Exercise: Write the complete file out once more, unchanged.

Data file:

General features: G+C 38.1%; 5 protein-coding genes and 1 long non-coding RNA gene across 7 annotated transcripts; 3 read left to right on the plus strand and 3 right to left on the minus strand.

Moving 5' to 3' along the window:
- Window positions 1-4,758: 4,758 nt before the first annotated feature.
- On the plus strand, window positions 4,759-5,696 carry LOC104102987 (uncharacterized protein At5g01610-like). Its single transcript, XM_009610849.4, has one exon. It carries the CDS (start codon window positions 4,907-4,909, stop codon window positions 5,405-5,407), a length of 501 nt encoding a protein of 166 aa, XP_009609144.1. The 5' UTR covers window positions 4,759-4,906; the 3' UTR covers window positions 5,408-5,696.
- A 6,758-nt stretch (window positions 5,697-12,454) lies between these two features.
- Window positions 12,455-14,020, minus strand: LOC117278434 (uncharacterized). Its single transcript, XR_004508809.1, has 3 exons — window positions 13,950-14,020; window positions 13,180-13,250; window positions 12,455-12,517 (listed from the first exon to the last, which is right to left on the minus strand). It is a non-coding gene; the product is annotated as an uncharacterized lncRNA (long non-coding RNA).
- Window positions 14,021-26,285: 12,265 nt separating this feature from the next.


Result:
General features: G+C 38.1%; 5 protein-coding genes and 1 long non-coding RNA gene across 7 annotated transcripts; 3 read left to right on the plus strand and 3 right to left on the minus strand.

Moving 5' to 3' along the window:
- Window positions 1-4,758: 4,758 nt before the first annotated feature.
- On the plus strand, window positions 4,759-5,696 carry LOC104102987 (uncharacterized protein At5g01610-like). Its single transcript, XM_009610849.4, has one exon. It carries the CDS (start codon window positions 4,907-4,909, stop codon window positions 5,405-5,407), a length of 501 nt encoding a protein of 166 aa, XP_009609144.1. The 5' UTR covers window positions 4,759-4,906; the 3' UTR covers window positions 5,408-5,696.
- A 6,758-nt stretch (window positions 5,697-12,454) lies between these two features.
- Window positions 12,455-14,020, minus strand: LOC117278434 (uncharacterized). Its single transcript, XR_004508809.1, has 3 exons — window positions 13,950-14,020; window positions 13,180-13,250; window positions 12,455-12,517 (listed from the first exon to the last, which is right to left on the minus strand). It is a non-coding gene; the product is annotated as an uncharacterized lncRNA (long non-coding RNA).
- Window positions 14,021-26,285: 12,265 nt separating this feature from the next.